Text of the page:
Mass Effect: Andromeda revolves around the Andromeda Initiative; a group of colonists with the mission of settling in the uncharted Andromeda Galaxy. You play the role of Ryder, a Pathfinder, tasked with finding suitable planets for your people’s colonization efforts. While exploring this new galaxy, you will discover new worlds, encounter new races, and uncover ancient alien ruins; all the while bonding with your ragtag crew, each equipped with their unique quirks and personalities. While this may sound familiar to most fans of the series, Andromeda expands and builds upon the positive aspects of what made the Mass Effect games so engaging, but is ultimately hampered by its technical shortcomings along the way.
ME:A continues Mass Effect’s tradition of presenting the player with fast paced 3rd-person shooter combat. Ryder’s abilities are impressive to see in action; while mixing and matching them on the fly is necessary to exploit weaknesses on tough enemies or create massive combos on opposing forces. The vastly improved cover system also helps to create desperate, exciting battles that never seem to play out the same way.
The new jetpack is also a welcome feature; adding a level of mobility unprecedented in the series thus far. I found it extremely useful in combat situations as I was able to create angles on enemies behind cover simply by jumping in the air. The jetpack also gives way to new platforming sections in which I never really minded as they never felt obstructive to my progress in the game.
Outside of navigating the world on foot, you will have access to the Nomad, a six-wheel all-terrain vehicle. Driving the Nomad is pretty fun due to the design and layout of the different planets offered in Mass Effect. One of the more memorable moments of the game consists of driving the Nomad on a low gravity planet, as I spent the majority of my time there launching myself as high as I could before slowly crashing back down.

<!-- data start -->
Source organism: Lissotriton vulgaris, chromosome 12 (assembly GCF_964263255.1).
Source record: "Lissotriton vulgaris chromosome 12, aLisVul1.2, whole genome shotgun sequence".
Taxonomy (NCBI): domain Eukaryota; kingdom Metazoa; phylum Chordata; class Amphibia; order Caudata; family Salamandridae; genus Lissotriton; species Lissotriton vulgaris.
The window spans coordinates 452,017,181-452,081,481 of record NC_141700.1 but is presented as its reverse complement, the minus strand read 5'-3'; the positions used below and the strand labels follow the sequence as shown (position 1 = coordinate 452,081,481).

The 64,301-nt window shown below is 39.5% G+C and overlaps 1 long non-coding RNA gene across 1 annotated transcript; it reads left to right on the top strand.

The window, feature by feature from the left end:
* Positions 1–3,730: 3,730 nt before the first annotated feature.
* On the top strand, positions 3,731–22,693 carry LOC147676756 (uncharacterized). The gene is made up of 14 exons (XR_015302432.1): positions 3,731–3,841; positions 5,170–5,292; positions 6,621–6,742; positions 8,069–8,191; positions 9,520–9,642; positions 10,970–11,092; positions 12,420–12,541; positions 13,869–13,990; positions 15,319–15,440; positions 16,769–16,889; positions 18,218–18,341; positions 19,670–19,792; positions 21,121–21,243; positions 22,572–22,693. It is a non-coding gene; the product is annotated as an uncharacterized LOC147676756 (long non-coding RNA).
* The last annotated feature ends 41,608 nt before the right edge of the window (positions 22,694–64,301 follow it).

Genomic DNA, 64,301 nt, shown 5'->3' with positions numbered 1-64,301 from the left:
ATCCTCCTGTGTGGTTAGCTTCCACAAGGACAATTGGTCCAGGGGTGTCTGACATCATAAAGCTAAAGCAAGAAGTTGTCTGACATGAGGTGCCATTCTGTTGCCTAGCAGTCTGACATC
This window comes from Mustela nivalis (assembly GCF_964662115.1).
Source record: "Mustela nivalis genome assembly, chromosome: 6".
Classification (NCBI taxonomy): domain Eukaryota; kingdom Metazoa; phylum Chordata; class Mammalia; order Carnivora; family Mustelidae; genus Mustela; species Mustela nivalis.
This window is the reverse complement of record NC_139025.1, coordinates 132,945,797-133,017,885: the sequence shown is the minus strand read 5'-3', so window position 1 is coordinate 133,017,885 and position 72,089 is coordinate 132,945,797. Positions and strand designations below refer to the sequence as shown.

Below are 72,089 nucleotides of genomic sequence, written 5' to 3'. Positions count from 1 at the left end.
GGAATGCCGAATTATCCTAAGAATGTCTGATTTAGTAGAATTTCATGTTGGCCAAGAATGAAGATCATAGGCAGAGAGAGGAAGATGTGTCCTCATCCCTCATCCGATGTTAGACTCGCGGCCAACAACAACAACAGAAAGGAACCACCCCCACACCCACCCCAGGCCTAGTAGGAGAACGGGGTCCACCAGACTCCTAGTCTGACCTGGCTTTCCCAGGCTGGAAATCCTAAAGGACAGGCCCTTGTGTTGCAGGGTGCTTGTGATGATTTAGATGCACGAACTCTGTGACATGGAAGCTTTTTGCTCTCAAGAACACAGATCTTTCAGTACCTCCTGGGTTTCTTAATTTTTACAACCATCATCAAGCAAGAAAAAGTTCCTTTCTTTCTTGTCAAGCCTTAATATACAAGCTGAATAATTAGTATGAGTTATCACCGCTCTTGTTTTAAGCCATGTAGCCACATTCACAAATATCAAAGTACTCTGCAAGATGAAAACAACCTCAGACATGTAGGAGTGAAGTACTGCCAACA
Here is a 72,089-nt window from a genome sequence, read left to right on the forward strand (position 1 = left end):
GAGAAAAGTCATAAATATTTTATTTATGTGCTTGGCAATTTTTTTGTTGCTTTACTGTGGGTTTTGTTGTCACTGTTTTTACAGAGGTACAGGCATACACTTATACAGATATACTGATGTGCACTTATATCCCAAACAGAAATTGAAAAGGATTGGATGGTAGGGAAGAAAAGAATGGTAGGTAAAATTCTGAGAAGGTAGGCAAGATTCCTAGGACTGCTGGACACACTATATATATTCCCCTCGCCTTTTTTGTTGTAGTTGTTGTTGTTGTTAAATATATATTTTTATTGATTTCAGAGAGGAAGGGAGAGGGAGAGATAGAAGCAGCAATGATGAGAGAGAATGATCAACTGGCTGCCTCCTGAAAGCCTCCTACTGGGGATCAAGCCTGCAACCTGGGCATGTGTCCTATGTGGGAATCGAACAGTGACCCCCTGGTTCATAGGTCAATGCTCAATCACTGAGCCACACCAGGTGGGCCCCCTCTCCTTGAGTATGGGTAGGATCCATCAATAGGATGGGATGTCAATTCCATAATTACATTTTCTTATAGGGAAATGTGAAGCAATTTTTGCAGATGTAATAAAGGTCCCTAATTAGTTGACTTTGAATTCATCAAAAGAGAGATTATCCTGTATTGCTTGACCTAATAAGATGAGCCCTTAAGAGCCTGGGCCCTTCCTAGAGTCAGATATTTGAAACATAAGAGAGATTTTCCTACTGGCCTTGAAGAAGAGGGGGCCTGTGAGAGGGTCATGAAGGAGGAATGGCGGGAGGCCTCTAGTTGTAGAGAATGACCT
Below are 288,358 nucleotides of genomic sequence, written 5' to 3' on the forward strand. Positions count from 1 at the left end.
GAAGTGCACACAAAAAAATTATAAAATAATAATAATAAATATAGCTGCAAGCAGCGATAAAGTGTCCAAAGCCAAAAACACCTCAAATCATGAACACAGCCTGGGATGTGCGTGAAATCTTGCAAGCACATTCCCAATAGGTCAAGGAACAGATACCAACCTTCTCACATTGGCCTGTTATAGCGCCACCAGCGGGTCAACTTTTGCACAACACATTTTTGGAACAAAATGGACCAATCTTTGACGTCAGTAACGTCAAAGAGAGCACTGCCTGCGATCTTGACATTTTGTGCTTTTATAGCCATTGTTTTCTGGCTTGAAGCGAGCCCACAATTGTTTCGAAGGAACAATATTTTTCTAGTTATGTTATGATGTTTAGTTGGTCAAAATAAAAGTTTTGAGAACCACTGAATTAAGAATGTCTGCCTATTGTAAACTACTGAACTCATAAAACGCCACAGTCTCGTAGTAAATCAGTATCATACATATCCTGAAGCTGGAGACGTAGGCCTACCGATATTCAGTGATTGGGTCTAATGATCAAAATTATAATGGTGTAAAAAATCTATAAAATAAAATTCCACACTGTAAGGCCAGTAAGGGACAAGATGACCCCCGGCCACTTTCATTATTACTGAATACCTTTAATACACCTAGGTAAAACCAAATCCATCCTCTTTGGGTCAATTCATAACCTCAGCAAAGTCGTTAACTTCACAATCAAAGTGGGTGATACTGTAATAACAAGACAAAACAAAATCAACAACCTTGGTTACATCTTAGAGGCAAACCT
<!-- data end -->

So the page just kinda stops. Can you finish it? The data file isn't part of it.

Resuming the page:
This new sense of freedom translates directly into Mass Effect’s emphasis on catering to your play style. Customizing your character’s combat abilities is easier than ever with the introduction of the Profile system, allowing you to switch combat roles on the fly. You can start a battle with being a Sentinel to soak up damage and then switch to a more damage dealing profile, such as the Adept or the Soldier, or just stick with the always fun, jack-of-all-trades Pathfinder profile, giving you teleportation abilities. This freedom encourages you to experiment with different loadouts, and with the game’s exceptional selection of weapons, you can spend quite a bit of time re-specializing your character to find out what works for you as well as what complements your team’s strengths and abilities. And while your teams A.I. can sometimes get you into trouble, as they seem to find it hard to find cover at times, I still found them helpful specifically in setting up combos and taking down priority targets.
The teamwork expressed in combat translates into your conversations with your squad as well. Your team will interact with your character unprovoked, sometimes at random, interjecting their personality at their whim, shouting at you in a fight or even arguing with another squad mate. Conversations feel more organic than in previous entries, with Andromeda forgoing the Paragon/Renegade morality system used in previous games, and allowing the player to easily express their genuine response to a situation, rather than tying the player to one of two responses. The game also uses this to great effect in missions where I found myself not entirely sure what was the “right” thing to do.
While the majority of your time will be dedicated to exploring planets and shooting enemies, that would be just a snapshot of what Andromeda has to offer. From solving murders to stopping assassination attempts, and even tracking down movie snacks- ME:A seems to have an endless variety of missions to try. I’ve clocked in around 70 hours with the game, and I still find new missions to complete or items to collect for the robust loot system. Researching and developing new upgrades or weapons for your team becomes an addicting endeavor. Not to mention Andromeda’s excellent, wave-based online co-op multiplayer also offers countless hours of entertainment. Simply put, the amount of content offered in Andromeda is staggering.
And while ME:A provides a lot of value to the player, it fails in its execution at times. Besides the controversial facial animations, I’ve found myself falling through the map after fast travel, or stuck in one place, unable to move and having to reload a previous save to fix the problem. While these errors are inexcusable, nothing I’ve encountered so far is game-breaking and can only hope a patch can fix the issues I’ve come across. ME:A’s glitches certainly add frustration to your journey, but there is enough good in this game to keep you interested regardless of its faults. You’ll still find yourself anxious to uncover the next story development or discover the next planet to survey. Mass Effect’s spirit is alive and well within Andromeda’s universe, even if it’s ugly to look at sometimes.